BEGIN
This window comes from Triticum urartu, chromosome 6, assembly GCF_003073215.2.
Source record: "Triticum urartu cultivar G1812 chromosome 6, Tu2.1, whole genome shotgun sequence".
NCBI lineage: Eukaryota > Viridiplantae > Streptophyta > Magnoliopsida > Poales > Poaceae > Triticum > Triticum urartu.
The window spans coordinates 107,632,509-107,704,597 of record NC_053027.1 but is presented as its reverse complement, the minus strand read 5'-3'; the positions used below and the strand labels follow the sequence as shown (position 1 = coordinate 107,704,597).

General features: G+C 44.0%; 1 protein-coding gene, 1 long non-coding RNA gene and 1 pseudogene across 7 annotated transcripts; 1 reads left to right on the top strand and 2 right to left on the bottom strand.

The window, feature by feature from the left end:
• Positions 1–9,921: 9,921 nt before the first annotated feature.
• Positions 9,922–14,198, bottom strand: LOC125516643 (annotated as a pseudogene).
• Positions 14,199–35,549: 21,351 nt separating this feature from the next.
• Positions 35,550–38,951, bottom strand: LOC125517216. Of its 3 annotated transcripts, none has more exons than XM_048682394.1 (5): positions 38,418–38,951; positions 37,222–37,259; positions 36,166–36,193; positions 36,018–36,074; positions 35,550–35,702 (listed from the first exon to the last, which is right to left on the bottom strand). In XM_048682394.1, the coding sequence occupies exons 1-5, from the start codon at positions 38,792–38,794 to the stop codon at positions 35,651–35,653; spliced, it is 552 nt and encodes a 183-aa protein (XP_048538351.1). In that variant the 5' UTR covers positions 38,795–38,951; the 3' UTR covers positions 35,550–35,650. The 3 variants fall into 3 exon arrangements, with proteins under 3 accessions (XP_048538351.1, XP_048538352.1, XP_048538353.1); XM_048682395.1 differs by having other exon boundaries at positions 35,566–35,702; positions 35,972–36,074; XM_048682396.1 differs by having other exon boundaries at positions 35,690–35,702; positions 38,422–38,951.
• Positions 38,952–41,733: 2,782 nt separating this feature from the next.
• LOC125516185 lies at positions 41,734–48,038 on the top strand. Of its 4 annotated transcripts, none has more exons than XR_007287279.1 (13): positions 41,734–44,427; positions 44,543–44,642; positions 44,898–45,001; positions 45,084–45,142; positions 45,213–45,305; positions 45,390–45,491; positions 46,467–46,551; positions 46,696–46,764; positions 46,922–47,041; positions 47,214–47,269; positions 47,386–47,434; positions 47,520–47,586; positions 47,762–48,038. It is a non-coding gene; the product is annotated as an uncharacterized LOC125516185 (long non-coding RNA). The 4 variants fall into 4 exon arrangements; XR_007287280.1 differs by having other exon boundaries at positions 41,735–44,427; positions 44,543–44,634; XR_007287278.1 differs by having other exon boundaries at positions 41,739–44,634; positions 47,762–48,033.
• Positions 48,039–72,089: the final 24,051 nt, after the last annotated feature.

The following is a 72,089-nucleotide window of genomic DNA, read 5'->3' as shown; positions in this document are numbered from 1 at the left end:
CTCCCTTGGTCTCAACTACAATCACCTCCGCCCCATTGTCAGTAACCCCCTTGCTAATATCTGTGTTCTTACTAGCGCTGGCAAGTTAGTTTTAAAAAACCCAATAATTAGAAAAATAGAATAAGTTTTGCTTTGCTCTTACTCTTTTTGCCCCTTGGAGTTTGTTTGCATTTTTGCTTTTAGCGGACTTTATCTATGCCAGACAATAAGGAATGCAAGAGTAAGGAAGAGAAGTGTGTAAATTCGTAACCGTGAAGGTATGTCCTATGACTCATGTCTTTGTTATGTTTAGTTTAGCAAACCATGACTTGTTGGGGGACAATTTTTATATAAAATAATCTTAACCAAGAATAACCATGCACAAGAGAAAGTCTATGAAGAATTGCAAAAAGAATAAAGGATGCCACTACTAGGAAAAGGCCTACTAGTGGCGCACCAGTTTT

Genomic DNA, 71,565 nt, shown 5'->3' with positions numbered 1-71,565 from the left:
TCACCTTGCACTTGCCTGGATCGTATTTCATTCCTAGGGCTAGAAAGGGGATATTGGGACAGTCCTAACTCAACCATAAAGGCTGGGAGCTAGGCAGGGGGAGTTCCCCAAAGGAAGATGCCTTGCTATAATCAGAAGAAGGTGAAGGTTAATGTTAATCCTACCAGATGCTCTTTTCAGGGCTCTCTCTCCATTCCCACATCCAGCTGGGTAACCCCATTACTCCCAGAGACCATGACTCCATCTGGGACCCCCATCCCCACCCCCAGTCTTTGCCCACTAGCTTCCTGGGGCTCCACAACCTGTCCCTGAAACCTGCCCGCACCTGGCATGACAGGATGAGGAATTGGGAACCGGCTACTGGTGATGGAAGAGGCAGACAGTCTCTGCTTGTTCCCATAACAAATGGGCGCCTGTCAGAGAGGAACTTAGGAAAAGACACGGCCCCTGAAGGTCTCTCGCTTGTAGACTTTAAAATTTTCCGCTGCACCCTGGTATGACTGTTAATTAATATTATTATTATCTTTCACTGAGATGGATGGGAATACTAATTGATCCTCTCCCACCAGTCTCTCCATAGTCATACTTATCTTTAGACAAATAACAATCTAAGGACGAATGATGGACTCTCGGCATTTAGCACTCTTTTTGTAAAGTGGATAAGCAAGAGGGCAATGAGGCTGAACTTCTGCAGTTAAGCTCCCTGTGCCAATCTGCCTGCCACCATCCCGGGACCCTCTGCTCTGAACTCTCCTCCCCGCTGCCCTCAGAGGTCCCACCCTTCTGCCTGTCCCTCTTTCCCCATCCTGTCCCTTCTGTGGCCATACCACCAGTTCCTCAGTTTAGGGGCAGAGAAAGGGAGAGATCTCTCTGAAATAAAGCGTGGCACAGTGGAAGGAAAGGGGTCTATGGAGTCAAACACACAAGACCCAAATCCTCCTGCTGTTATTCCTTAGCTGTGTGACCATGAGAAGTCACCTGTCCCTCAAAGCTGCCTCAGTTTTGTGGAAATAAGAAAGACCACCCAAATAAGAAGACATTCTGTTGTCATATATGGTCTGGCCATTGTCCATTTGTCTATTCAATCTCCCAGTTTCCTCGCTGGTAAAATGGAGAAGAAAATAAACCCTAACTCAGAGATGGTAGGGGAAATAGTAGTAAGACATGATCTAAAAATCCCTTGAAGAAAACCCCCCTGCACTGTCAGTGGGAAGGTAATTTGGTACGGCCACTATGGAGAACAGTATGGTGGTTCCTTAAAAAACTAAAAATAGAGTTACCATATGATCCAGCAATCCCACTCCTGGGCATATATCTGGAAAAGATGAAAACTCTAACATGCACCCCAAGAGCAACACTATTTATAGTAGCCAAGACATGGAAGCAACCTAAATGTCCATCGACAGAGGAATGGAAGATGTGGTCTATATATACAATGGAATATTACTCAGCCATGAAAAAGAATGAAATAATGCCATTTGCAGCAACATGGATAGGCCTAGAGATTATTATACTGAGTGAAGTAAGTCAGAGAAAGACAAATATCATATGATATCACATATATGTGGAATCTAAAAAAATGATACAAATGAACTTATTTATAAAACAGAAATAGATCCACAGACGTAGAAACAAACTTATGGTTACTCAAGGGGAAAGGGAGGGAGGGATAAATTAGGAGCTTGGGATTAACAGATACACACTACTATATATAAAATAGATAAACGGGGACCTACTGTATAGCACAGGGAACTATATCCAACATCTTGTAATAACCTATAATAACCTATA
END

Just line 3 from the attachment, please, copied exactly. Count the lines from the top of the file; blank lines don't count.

NCBI lineage: Eukaryota > Viridiplantae > Streptophyta > Magnoliopsida > Poales > Poaceae > Triticum > Triticum urartu.